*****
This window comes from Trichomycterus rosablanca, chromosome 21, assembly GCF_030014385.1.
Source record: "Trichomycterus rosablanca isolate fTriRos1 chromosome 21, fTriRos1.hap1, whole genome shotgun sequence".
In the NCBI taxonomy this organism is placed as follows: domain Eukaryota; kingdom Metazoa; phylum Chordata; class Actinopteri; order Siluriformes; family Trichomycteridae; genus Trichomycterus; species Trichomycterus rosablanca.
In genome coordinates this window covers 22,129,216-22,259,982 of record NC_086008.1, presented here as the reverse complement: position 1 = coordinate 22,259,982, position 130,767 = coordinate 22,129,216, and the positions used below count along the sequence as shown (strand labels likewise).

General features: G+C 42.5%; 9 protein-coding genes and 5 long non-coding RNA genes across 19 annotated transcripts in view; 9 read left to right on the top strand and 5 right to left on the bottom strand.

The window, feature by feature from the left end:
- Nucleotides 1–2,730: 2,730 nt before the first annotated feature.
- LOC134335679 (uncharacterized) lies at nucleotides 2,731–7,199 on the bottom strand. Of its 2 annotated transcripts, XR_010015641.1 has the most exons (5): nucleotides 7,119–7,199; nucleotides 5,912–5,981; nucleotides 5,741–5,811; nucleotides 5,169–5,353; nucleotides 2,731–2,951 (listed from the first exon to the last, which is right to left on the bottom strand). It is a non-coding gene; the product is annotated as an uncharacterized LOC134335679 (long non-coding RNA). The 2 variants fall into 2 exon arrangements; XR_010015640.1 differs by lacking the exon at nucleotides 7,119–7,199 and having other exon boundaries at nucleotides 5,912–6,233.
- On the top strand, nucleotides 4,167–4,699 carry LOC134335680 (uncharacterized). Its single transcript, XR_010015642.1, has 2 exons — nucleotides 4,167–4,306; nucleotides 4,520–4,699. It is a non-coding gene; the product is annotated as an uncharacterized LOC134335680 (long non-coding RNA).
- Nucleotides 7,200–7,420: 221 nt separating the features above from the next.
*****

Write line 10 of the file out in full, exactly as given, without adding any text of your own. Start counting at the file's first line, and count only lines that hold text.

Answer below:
- Nucleotides 7,200–7,420: 221 nt separating the features above from the next.